Apple rejected Facebook Gaming’s submission to the App Store for at least the fifth time since February. Sources said that, with each rejection, Apple referred to its rules that don’t allow apps with the “main purpose” of distributing casual games. Apple’s App Store is the only officially approved venue for iPhone and iPad owners to find new games (and other programs), which generated about $15 billion in revenue last year. Microsoft president Brad Smith said antitrust regulators need to look at the practices of app stores.
The New York Times reports that the rejections “illustrate the control [Apple] exerts over the mobile software and entertainment ecosystem.” Basecamp publicly reported that Hey, its new email app, was rejected by the App Store recently, “because it charged customers outside Apple’s payment system,” which takes a 30 percent cut.
UPDATE: According to The Verge, “Apple has approved a new version of the subscription email app Hey” ahead of WWDC, in a move “meant to lower the temperature after Apple’s initial app rejection drew widespread condemnation from lawmakers and other developers.”
At the European Commission, executive vice president in charge of competition Margrethe Vestager stated that, “we need to ensure that Apple’s rules do not distort competition in markets where Apple is competing with other app developers.” Basecamp co-founder/chief technology officer David Hansson reported that, “the Justice Department’s antitrust division had contacted him earlier to talk about Apple.”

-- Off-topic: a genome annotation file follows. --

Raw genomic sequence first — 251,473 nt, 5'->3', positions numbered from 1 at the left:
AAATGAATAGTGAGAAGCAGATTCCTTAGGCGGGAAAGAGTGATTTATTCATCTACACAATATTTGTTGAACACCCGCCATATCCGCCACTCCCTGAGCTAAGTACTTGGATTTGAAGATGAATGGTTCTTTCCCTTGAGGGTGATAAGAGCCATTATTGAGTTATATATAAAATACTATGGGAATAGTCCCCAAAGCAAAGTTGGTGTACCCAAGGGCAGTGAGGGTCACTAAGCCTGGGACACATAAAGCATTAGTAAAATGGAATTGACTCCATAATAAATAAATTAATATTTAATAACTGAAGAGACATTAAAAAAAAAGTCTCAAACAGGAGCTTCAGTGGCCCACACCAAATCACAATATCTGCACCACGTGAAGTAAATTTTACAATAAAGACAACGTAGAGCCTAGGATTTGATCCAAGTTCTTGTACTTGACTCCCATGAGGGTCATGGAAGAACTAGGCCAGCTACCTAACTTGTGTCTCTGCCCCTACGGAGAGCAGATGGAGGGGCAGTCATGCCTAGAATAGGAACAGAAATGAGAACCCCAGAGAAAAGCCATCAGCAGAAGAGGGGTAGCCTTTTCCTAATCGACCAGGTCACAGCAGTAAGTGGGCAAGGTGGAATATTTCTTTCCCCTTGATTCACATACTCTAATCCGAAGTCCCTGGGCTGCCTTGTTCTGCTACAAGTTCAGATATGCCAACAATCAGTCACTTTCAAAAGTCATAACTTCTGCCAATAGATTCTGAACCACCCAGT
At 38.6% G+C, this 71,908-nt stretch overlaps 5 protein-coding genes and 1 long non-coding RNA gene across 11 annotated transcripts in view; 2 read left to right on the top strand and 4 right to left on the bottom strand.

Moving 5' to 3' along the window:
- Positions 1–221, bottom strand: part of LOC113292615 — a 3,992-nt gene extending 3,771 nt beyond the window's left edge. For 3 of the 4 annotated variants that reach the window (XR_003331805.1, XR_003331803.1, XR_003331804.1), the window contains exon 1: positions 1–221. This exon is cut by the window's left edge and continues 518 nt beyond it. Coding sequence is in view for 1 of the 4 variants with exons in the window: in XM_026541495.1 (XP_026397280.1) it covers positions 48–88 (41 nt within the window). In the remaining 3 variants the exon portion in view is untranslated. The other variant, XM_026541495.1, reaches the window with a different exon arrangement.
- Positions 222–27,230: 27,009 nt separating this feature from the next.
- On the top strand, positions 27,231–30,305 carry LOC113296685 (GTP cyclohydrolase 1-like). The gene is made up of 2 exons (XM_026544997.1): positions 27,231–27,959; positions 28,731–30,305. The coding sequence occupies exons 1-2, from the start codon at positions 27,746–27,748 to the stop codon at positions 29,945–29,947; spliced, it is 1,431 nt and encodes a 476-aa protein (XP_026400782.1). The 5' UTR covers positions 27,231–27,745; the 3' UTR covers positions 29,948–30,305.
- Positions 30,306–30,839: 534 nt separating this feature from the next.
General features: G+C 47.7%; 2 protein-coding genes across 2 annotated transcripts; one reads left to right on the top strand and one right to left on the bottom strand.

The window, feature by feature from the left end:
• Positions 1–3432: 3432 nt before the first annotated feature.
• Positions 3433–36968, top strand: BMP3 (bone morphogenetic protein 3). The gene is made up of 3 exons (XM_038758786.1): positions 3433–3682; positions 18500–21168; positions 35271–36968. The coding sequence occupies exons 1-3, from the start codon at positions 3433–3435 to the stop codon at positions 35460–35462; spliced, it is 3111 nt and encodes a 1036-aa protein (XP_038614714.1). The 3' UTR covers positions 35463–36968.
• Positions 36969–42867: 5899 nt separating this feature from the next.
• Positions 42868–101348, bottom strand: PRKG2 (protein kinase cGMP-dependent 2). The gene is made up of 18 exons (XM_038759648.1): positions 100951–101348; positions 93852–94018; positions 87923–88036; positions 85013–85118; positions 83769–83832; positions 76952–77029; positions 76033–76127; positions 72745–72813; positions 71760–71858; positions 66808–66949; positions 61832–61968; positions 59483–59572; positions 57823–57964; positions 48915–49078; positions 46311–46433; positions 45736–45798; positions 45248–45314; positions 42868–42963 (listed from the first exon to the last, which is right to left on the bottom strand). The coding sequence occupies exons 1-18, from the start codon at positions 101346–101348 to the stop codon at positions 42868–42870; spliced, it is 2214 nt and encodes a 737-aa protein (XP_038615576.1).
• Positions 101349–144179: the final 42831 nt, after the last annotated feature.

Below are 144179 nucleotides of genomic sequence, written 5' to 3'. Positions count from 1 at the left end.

Facebook Gaming, announced in April, lets users watch live streams of other people playing games; socially network with other gamers; and play games like “Words With Friends” and “Thug Life.” The latter games are delivered on Apple and Android devices via HTML5.
Google approved Facebook Gaming for the Google Play app store on April 20, making it available globally. Facebook submitted the gaming app to Apple in late February and was rejected. In an attempt to gain approval, Facebook “changed the design of the presentation of games in several ways,” including removing categories and the ability to sort games. Apple repeatedly said no, citing the same rule.
In its most recent submission, “the Gaming app did not include a separate tab for playable games and included no way for the user to choose from a wide selection of games to play … [but rather] suggested certain games within the user’s news and activity feed.” With the last rejection, Facebook “is considering releasing Facebook Gaming on Apple devices without playable games … [or] continuing to make playable games even more difficult for users to find within the app.”
Bloomberg reports that Microsoft’s Smith wants U.S. and European antitrust regulators to “discuss tactics that app stores use to take advantage of those who want to distribute their software,” referring obliquely to Apple’s App Store. The European Commission has already opened a probe into Apple’s policies, noting that, “developers may be forced unfairly to provide a share of app store revenue to the company.”
“The time has come — whether we are talking about D.C. or Brussels — for a much more focused conversation about the nature of app stores, the rules that are being put in place, the prices and the tolls that are being extracted and whether there is really a justification in antitrust law for everything that has been created,” said Smith.
The Internet’s Most Censored Space, The New York Times, 6/17/20